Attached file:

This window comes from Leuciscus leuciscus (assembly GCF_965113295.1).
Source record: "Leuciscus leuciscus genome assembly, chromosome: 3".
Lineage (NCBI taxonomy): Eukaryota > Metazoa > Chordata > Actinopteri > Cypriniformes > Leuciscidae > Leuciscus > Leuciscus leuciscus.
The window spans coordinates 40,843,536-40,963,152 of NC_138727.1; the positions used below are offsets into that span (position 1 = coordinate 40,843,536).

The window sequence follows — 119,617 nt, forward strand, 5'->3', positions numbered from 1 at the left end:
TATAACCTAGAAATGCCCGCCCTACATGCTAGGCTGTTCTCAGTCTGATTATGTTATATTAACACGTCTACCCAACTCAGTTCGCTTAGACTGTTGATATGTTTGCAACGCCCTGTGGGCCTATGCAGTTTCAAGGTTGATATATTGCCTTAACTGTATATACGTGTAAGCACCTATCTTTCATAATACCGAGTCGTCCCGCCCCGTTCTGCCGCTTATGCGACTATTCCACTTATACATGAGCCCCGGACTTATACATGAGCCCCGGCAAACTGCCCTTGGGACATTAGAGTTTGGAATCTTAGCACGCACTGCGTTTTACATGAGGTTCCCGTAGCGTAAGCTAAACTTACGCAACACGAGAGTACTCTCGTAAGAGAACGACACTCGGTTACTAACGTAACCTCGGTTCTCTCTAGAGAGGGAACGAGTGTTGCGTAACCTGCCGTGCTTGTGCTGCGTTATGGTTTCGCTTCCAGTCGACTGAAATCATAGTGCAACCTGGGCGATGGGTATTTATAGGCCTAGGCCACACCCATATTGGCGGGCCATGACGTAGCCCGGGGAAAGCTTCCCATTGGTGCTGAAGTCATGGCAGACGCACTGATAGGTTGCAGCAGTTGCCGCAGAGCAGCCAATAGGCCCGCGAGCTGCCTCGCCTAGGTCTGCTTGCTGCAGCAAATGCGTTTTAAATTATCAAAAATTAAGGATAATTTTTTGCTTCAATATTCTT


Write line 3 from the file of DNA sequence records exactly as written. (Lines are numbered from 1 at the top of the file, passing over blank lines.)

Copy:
Lineage (NCBI taxonomy): Eukaryota > Metazoa > Chordata > Actinopteri > Cypriniformes > Leuciscidae > Leuciscus > Leuciscus leuciscus.